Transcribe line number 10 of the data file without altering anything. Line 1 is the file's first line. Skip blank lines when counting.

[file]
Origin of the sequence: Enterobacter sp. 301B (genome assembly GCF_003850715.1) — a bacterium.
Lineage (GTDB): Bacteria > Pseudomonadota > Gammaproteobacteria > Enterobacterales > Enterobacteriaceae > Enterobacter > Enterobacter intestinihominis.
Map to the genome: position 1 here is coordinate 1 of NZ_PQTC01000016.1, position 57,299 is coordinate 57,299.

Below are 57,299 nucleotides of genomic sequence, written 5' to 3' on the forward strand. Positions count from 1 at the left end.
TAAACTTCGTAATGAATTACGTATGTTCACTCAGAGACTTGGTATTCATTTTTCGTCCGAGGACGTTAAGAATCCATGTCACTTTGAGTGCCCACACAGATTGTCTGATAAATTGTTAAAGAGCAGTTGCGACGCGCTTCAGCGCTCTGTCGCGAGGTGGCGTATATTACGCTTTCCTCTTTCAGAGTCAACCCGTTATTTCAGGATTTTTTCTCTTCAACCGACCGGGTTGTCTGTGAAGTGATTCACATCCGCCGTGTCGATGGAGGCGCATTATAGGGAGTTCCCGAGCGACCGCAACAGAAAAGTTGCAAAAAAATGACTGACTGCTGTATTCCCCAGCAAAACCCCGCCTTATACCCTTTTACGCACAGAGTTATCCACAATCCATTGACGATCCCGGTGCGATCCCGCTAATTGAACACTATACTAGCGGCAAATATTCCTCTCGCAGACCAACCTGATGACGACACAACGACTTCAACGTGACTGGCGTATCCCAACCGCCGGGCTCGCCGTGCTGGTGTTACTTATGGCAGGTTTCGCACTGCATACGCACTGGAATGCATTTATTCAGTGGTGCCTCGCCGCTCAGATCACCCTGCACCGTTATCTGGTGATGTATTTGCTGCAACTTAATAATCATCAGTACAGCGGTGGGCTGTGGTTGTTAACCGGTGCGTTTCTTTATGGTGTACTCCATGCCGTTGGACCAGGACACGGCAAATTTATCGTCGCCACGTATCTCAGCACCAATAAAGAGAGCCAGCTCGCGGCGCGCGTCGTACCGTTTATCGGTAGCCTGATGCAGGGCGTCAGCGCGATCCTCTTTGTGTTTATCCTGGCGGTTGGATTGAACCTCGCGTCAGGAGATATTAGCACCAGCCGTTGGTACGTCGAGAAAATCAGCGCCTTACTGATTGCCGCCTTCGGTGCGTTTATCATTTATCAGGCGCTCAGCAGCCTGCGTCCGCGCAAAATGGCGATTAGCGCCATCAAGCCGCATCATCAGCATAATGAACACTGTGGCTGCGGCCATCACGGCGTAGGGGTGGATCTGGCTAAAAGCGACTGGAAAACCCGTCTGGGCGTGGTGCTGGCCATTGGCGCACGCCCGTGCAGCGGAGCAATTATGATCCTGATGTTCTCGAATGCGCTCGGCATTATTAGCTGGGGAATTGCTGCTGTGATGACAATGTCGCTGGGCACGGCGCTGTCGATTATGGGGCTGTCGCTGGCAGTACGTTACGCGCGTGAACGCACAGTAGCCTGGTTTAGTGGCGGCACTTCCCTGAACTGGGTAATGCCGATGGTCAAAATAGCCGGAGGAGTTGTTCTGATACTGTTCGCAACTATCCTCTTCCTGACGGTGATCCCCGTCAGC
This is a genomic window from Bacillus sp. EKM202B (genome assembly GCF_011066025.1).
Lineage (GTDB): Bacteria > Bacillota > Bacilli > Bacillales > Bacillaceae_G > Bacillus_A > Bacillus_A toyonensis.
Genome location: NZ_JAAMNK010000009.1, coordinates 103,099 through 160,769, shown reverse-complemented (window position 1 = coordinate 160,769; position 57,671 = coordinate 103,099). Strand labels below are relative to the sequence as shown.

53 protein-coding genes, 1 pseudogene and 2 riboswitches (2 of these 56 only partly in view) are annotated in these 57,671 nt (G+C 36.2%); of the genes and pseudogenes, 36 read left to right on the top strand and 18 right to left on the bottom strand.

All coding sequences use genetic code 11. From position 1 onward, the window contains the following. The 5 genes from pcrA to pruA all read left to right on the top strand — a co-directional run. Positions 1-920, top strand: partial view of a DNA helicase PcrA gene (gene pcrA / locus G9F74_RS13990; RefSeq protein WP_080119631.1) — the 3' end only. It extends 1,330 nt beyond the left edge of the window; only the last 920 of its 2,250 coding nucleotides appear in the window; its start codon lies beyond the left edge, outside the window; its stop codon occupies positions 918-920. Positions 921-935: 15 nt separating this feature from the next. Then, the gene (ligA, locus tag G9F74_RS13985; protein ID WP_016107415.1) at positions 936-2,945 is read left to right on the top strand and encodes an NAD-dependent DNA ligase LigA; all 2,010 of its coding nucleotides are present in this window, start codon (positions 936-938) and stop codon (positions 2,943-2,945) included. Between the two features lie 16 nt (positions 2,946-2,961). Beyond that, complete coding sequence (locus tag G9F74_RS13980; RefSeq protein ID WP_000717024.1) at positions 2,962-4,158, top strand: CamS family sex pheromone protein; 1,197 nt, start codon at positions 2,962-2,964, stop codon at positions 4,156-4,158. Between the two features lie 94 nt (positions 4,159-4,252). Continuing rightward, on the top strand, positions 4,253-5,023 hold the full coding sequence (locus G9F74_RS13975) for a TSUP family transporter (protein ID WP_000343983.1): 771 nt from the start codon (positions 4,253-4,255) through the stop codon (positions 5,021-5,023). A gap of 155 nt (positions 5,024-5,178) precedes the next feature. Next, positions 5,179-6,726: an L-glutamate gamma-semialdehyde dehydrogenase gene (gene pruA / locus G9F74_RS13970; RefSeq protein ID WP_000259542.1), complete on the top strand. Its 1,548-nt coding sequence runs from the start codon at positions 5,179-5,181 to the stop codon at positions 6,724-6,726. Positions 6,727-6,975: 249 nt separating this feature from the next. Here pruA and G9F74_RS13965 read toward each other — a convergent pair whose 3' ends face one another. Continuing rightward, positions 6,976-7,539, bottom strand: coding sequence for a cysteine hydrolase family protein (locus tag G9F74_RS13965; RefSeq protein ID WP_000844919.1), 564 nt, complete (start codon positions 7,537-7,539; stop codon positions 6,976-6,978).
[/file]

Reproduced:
All coding sequences use genetic code 11. From position 1 onward, the window contains the following. The 5 genes from pcrA to pruA all read left to right on the top strand — a co-directional run. Positions 1-920, top strand: partial view of a DNA helicase PcrA gene (gene pcrA / locus G9F74_RS13990; RefSeq protein WP_080119631.1) — the 3' end only. It extends 1,330 nt beyond the left edge of the window; only the last 920 of its 2,250 coding nucleotides appear in the window; its start codon lies beyond the left edge, outside the window; its stop codon occupies positions 918-920. Positions 921-935: 15 nt separating this feature from the next. Then, the gene (ligA, locus tag G9F74_RS13985; protein ID WP_016107415.1) at positions 936-2,945 is read left to right on the top strand and encodes an NAD-dependent DNA ligase LigA; all 2,010 of its coding nucleotides are present in this window, start codon (positions 936-938) and stop codon (positions 2,943-2,945) included. Between the two features lie 16 nt (positions 2,946-2,961). Beyond that, complete coding sequence (locus tag G9F74_RS13980; RefSeq protein ID WP_000717024.1) at positions 2,962-4,158, top strand: CamS family sex pheromone protein; 1,197 nt, start codon at positions 2,962-2,964, stop codon at positions 4,156-4,158. Between the two features lie 94 nt (positions 4,159-4,252). Continuing rightward, on the top strand, positions 4,253-5,023 hold the full coding sequence (locus G9F74_RS13975) for a TSUP family transporter (protein ID WP_000343983.1): 771 nt from the start codon (positions 4,253-4,255) through the stop codon (positions 5,021-5,023). A gap of 155 nt (positions 5,024-5,178) precedes the next feature. Next, positions 5,179-6,726: an L-glutamate gamma-semialdehyde dehydrogenase gene (gene pruA / locus G9F74_RS13970; RefSeq protein ID WP_000259542.1), complete on the top strand. Its 1,548-nt coding sequence runs from the start codon at positions 5,179-5,181 to the stop codon at positions 6,724-6,726. Positions 6,727-6,975: 249 nt separating this feature from the next. Here pruA and G9F74_RS13965 read toward each other — a convergent pair whose 3' ends face one another. Continuing rightward, positions 6,976-7,539, bottom strand: coding sequence for a cysteine hydrolase family protein (locus tag G9F74_RS13965; RefSeq protein ID WP_000844919.1), 564 nt, complete (start codon positions 7,537-7,539; stop codon positions 6,976-6,978).